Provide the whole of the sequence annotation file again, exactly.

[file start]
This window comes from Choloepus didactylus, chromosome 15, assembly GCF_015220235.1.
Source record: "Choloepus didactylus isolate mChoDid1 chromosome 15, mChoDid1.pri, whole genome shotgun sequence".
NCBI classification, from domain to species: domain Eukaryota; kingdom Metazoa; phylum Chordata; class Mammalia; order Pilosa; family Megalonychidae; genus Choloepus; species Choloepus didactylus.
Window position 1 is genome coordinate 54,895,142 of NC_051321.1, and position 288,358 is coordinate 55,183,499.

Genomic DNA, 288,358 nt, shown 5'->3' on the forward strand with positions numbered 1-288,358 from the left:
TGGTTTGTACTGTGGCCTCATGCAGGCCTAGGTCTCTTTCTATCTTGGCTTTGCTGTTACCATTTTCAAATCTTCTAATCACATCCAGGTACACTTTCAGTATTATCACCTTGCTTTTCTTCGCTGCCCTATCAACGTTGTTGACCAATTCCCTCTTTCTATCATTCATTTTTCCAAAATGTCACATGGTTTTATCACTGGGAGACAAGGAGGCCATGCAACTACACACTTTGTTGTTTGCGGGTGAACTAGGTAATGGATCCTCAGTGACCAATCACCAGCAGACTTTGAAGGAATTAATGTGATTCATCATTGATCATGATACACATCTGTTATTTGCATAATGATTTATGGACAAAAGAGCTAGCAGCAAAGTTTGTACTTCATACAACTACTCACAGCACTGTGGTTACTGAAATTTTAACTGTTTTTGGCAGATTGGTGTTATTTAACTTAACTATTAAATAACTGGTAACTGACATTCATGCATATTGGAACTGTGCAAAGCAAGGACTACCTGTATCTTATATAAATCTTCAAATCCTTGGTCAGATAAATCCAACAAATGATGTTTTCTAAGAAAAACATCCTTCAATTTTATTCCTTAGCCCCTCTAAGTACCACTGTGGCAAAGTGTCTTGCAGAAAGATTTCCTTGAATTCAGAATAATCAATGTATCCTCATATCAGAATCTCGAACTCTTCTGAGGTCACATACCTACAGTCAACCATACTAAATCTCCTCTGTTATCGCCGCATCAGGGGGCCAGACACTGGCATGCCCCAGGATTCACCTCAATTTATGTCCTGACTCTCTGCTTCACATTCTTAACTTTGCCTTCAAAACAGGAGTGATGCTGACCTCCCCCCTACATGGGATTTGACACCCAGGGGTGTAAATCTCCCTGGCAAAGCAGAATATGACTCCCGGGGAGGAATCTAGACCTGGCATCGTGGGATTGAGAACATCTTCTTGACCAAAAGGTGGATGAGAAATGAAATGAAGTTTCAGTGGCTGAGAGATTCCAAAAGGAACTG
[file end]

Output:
This window comes from Choloepus didactylus, chromosome 15, assembly GCF_015220235.1.
Source record: "Choloepus didactylus isolate mChoDid1 chromosome 15, mChoDid1.pri, whole genome shotgun sequence".
NCBI classification, from domain to species: domain Eukaryota; kingdom Metazoa; phylum Chordata; class Mammalia; order Pilosa; family Megalonychidae; genus Choloepus; species Choloepus didactylus.
Window position 1 is genome coordinate 54,895,142 of NC_051321.1, and position 288,358 is coordinate 55,183,499.

Genomic DNA, 288,358 nt, shown 5'->3' on the forward strand with positions numbered 1-288,358 from the left:
TGGTTTGTACTGTGGCCTCATGCAGGCCTAGGTCTCTTTCTATCTTGGCTTTGCTGTTACCATTTTCAAATCTTCTAATCACATCCAGGTACACTTTCAGTATTATCACCTTGCTTTTCTTCGCTGCCCTATCAACGTTGTTGACCAATTCCCTCTTTCTATCATTCATTTTTCCAAAATGTCACATGGTTTTATCACTGGGAGACAAGGAGGCCATGCAACTACACACTTTGTTGTTTGCGGGTGAACTAGGTAATGGATCCTCAGTGACCAATCACCAGCAGACTTTGAAGGAATTAATGTGATTCATCATTGATCATGATACACATCTGTTATTTGCATAATGATTTATGGACAAAAGAGCTAGCAGCAAAGTTTGTACTTCATACAACTACTCACAGCACTGTGGTTACTGAAATTTTAACTGTTTTTGGCAGATTGGTGTTATTTAACTTAACTATTAAATAACTGGTAACTGACATTCATGCATATTGGAACTGTGCAAAGCAAGGACTACCTGTATCTTATATAAATCTTCAAATCCTTGGTCAGATAAATCCAACAAATGATGTTTTCTAAGAAAAACATCCTTCAATTTTATTCCTTAGCCCCTCTAAGTACCACTGTGGCAAAGTGTCTTGCAGAAAGATTTCCTTGAATTCAGAATAATCAATGTATCCTCATATCAGAATCTCGAACTCTTCTGAGGTCACATACCTACAGTCAACCATACTAAATCTCCTCTGTTATCGCCGCATCAGGGGGCCAGACACTGGCATGCCCCAGGATTCACCTCAATTTATGTCCTGACTCTCTGCTTCACATTCTTAACTTTGCCTTCAAAACAGGAGTGATGCTGACCTCCCCCCTACATGGGATTTGACACCCAGGGGTGTAAATCTCCCTGGCAAAGCAGAATATGACTCCCGGGGAGGAATCTAGACCTGGCATCGTGGGATTGAGAACATCTTCTTGACCAAAAGGTGGATGAGAAATGAAATGAAGTTTCAGTGGCTGAGAGATTCCAAAAGGAACTG